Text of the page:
From January to June, the venue will host dozens of performances and exhibitions ranging from jazz musical performances led by NEA Jazz Master Jimmy Heath to improv storytelling sessions. Last Thursday, Flushing Town Hall hosted a preview of those upcoming performances. Musicians such as Falu Shah took to the stage to sing or play classic traditional music, while artist Skip La Plante demonstrated a small sample of his unique Symphony of Chimes.
The Symphony of Chimes, which takes place on Sunday, May 1 at 2 p.m., includes hundreds of items created into various chimes, including the use of forks, spoons, tweezers, compasses and license plates.
“This is an amazing opportunity because I lived in a loft in Manhattan for so many years and never thought to make a definitive piece until my building got sold,” La Plante said. “The place we have in RIdgewood now can hold about 30 chimes on the ceiling.
“Flushing Town Hall said we could make the piece here so there’s not much of a more definitive statement.”
Not only are the chimes visually quirky and appealing, but the harmonious sounds that the chimes can give off are quite surprising. One of the more unexpected, bizarre items that La Plante has used as wind chimes includes aspects of a broken lobster pot such as the metal cage, aluminum rings and string webbing. A lot of the process is trial and error, but the result is a wonderful interactive musical display.
Shah, meanwhile, will be backed up by her Bollywood Orchestra when she performs on March 26th. Trained in Northern Indian classical music, Shah comes from generations of female singers. She’s known for her involvement in the creation of a genre of music called Indie Hindi, where all the songs are in English but are based on Indian ragas, or melodic scales.
For her performance at Flushing Town Hall, Shah and the Bollywood Orchestra will perform classic Bollywood songs from the 1960s and 1970s.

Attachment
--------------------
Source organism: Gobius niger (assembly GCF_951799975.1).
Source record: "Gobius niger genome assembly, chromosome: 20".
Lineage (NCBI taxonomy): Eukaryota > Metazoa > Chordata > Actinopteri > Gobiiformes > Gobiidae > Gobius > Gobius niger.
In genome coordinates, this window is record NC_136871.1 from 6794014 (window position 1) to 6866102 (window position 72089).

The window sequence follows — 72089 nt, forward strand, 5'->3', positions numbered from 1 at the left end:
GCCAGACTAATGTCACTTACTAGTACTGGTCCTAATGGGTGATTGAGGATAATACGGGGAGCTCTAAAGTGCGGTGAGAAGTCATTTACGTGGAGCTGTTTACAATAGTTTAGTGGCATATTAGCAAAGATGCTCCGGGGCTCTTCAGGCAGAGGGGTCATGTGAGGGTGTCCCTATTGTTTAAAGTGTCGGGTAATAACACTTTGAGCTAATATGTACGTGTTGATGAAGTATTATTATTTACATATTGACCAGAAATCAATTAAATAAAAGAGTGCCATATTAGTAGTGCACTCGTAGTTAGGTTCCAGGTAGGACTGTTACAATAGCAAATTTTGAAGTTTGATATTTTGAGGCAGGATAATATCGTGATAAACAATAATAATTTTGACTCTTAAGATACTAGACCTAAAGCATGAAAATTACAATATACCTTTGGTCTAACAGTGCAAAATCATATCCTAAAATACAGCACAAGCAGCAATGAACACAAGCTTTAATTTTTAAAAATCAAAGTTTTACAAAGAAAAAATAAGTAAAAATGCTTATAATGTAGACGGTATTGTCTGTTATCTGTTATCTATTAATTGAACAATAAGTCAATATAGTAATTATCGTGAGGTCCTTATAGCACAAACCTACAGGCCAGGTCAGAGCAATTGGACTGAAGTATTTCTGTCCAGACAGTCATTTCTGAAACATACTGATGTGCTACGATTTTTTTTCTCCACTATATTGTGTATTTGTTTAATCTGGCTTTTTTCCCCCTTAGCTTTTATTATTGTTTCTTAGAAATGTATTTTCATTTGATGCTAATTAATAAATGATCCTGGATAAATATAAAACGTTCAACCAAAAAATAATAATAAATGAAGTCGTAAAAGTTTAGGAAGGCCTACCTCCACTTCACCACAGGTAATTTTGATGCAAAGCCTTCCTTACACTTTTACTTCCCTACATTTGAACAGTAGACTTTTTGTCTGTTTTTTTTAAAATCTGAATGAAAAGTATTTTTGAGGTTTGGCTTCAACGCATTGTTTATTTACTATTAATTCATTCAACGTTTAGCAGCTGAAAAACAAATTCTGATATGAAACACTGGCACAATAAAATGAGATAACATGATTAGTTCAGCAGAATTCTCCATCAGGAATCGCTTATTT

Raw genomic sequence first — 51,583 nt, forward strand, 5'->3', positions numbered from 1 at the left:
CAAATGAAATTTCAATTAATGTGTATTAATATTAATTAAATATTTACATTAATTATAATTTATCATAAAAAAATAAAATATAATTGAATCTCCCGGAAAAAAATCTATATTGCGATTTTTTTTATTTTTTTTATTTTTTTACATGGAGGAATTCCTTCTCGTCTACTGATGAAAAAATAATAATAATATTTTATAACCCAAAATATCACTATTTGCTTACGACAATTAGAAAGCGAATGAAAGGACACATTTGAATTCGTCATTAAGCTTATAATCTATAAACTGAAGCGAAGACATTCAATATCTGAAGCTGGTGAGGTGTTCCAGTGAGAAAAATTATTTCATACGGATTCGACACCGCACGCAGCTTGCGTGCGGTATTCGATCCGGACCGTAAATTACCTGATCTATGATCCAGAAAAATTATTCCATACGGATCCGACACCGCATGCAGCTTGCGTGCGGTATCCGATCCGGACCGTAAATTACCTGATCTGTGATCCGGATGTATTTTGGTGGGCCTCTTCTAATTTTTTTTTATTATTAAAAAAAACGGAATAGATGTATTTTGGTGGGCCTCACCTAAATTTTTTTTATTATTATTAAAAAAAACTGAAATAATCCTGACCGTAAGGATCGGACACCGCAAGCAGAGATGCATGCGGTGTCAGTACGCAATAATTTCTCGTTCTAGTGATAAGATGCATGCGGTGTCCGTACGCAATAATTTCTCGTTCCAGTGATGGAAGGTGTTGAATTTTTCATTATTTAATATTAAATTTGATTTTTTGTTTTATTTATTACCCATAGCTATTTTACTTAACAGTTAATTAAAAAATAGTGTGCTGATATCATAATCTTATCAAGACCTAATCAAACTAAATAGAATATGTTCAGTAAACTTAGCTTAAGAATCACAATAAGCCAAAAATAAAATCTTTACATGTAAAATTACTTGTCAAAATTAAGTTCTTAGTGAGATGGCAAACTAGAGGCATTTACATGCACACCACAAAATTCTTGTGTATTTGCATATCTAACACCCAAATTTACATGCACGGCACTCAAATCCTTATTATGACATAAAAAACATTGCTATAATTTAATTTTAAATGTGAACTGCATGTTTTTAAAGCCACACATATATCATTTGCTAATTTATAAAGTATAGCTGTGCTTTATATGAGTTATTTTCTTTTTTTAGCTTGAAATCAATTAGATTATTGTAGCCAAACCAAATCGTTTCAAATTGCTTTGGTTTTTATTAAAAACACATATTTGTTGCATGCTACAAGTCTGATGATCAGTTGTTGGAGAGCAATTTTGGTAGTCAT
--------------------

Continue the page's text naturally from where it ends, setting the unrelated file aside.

“Those are my favorite songs, done before I was even born, but they’ve lived for 30 years and I want them to live for 30 more years in a way that my kids’ kids can love them too,” Shah said. “We try to figure out how to modernize the same songs to make them relevant while keeping the same melody.”
One of the biggest events of the season, if not the year, is the Thunderbird American Indian Dancers show on Saturday, January 16th at 2:15 p.m. Headed under Director and founding member of the Thunderbird American Indian Dancers, Louis Mofsie, the group will give a booming performance complete with traditional tribal songs and dances.
Mofsie, of the Hopi and Winnebago tribes, is a celebrated Brooklyn-native and has won awards including NYC Indian of the Year in 1984 and was given the NYC Leadership Award from the Law Department and Mayor’s Office in 1991.
Before the Thunderbird American Indian Dancers perform, there will be a music and dance workshop based on learning the Robin Dance from the Iroquois Nation.
Other cultural celebrations being hosted by Flushing Town Hall includes Lunar New Year events. Throughout February, there will be a number of musical performances such as the “Bamboo Meets Jazz: Starlight Forest” show, which uses the Bamboo flute to cross genres of jazz, classical music and K-Pop.
Annie Chen, the only female Chinese jazz vocalist and composer on the New York jazz scene, will perform a septet that incorporates Chinese traditional, gospel, Middle Eastern and alternative rock in a modern jazz setting.
Besides music, a Chinese New Year Temple Bazaar will be held on Saturday, Feb. 20th. That same weekend, learn calligraphy by participating in a calligraphy workshop with Asian arts specialist Dr. Hsing-Lih Chou. Participants will practice writing out their New Year wishes before writing on a Chinese silk fan. The wishes are put onto the silk fans in order to spread positive messages every time they are in use.
During the special exhibition “Lucky in Love: Asian Wedding Dress Exhibition,” visitors can explore the cultural significance behind wedding fashion for both women and men in countries such as Taiwan, Korea, India, China and more.
Expanding on family events from the fall season, Flushing Town Hall will partner with the Department of Cultural Affairs as well as the students of Junior High School 189 for a rendition of Disney’s “Aladdin.” The production, directed by musical theatre teacher Daryl Ware, brings to life some of Disney’s beloved characters such as Aladdin, Jasmine, the Genie and villains such as Jafar.
If you’ve always wanted to check out puppetry, Teatro Hugo and Ines will be performing short stories with the use of puppets. The Peruvian duo will also use their hands, feet, elbows and knees to put together an entertaining set of characters that both children and adults will enjoy.
For upcoming events, regularly check out FlushingTownHall.org/all-events.